I have squashed the mystery.
I did some chatting with Merlin (never mind who that is, just that he knows some about the electrical engineering of computers, as well as programming). He gave me a couple of theoretical possibilities what the problem could be, some of which could be tested, others were simply components on the motherboard that I had no way to individually test.
One thing was the power supply. According to him, it's possible that when data is being sent from the memory to the controller (in 8 blocks of 64 bits), if the power supply is flaky the voltage could droop over time, which could hypothetically explain why the bit only fails only once in each cache line even if the problem is in one of those 64 data lines. However, this was easily disproved, as I do have other power supplies.
More importantly, while talking to him I thought of my grandma's computer (my computer prior to 2001), which had the same type of memory. While this computer is too old to support 512 meg DIMMs (this was why I couldn't just use it to verify the DIMMs worked and be done with it), it did have some smaller DIMMs in it (256 meg). See where this is going?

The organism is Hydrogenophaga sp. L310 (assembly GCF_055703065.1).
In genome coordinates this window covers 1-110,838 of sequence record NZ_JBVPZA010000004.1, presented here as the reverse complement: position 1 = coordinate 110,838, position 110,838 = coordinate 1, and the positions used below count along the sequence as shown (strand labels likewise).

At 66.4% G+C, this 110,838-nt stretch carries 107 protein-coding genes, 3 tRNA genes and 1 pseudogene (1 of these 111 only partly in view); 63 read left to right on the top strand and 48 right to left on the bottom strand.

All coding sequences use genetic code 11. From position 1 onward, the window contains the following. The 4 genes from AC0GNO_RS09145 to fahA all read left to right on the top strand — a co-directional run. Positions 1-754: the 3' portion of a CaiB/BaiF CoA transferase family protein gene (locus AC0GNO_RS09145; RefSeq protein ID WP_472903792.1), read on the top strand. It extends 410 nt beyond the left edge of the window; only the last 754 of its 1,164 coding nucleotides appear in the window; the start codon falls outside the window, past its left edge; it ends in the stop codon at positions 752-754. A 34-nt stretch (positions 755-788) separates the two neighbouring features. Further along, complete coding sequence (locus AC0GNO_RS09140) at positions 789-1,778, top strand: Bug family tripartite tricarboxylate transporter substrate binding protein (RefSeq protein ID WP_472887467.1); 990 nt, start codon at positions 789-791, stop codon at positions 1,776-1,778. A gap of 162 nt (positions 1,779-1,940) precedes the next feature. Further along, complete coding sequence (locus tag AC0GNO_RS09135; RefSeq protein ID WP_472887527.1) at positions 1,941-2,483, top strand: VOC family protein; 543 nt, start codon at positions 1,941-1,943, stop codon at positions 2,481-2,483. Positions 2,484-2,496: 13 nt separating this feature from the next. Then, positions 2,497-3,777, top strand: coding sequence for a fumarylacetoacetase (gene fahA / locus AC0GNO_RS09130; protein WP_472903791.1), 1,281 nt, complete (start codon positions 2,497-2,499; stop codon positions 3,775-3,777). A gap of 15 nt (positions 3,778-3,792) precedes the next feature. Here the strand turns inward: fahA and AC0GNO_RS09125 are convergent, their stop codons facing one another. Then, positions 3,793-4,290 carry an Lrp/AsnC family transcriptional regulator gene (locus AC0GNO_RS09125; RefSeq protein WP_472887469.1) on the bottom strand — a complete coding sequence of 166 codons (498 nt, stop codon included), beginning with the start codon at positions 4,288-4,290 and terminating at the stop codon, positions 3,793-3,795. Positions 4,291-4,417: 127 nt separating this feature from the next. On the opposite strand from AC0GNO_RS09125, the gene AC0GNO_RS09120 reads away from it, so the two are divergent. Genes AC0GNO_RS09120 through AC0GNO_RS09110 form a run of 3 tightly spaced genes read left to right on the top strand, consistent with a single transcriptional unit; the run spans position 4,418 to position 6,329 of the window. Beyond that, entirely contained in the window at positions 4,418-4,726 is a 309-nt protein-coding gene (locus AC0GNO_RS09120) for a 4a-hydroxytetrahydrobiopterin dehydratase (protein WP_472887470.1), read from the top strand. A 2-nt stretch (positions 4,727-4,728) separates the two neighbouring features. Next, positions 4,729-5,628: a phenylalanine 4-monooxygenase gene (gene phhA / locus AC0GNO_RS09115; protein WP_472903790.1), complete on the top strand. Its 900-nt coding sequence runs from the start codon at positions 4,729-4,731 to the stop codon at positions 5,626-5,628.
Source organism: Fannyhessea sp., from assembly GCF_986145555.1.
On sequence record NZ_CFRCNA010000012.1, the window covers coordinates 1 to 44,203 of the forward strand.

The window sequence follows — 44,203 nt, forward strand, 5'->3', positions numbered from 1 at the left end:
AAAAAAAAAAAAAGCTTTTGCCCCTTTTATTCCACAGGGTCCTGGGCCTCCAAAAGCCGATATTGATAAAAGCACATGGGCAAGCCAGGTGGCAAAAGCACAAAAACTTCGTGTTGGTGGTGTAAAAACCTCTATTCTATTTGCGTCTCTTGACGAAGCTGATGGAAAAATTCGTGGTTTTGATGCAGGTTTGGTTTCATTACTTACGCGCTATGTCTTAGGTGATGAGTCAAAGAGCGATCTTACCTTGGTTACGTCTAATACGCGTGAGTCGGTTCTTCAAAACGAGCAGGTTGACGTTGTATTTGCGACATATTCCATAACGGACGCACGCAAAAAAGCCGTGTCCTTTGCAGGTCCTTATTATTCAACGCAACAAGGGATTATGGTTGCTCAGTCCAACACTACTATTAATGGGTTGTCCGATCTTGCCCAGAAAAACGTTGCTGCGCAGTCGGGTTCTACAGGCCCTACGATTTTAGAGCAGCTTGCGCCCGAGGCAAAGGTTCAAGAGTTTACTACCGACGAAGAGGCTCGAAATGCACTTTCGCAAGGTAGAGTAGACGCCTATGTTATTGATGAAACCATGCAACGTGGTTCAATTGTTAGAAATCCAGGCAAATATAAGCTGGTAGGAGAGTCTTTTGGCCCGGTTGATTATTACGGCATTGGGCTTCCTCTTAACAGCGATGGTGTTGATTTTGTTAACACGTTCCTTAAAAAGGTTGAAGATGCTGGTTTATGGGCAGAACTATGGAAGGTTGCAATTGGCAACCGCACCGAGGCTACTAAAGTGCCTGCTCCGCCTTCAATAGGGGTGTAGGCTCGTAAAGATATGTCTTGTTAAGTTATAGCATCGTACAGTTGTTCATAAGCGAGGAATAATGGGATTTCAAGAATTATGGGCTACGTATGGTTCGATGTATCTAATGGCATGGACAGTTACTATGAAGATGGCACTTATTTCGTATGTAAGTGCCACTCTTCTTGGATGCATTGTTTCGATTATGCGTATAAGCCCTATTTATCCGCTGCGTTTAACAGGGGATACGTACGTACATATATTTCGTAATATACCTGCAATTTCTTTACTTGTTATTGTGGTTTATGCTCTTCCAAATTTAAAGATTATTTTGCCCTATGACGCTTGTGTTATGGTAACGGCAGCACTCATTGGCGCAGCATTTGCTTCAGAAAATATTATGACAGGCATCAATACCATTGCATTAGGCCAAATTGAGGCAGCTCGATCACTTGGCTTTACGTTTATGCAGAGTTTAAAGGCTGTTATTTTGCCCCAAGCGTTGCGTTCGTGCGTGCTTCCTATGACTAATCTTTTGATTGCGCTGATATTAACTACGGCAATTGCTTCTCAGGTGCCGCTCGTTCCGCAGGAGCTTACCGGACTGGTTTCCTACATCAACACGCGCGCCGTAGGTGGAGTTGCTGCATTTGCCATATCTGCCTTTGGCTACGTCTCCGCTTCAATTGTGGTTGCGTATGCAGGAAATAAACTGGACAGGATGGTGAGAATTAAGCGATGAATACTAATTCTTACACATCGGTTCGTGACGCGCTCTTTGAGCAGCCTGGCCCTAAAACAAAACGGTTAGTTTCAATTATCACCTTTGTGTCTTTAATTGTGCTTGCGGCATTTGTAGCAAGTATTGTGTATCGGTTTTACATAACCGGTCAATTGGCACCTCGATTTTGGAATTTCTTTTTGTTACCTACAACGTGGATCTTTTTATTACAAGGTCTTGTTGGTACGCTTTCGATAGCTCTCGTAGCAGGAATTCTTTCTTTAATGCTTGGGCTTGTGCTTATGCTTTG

Now I had more than two DIMMs, and with them I was able to demonstrate that the same bit failure occurred with any combination of two DIMMs (although the frequency of the error did vary some depending on the pair used). This proved conclusively that the DIMMs themselves were not responsible, and the problem had to reside in the common element - the motherboard or the CPU. This appears to be a problem that only shows up when both DIMM slots were full.
Now, it's still possible that it could be a software (BIOS) problem that could be fixed by updating the BIOS, but I don't care to try that, for the reason I mentioned previously.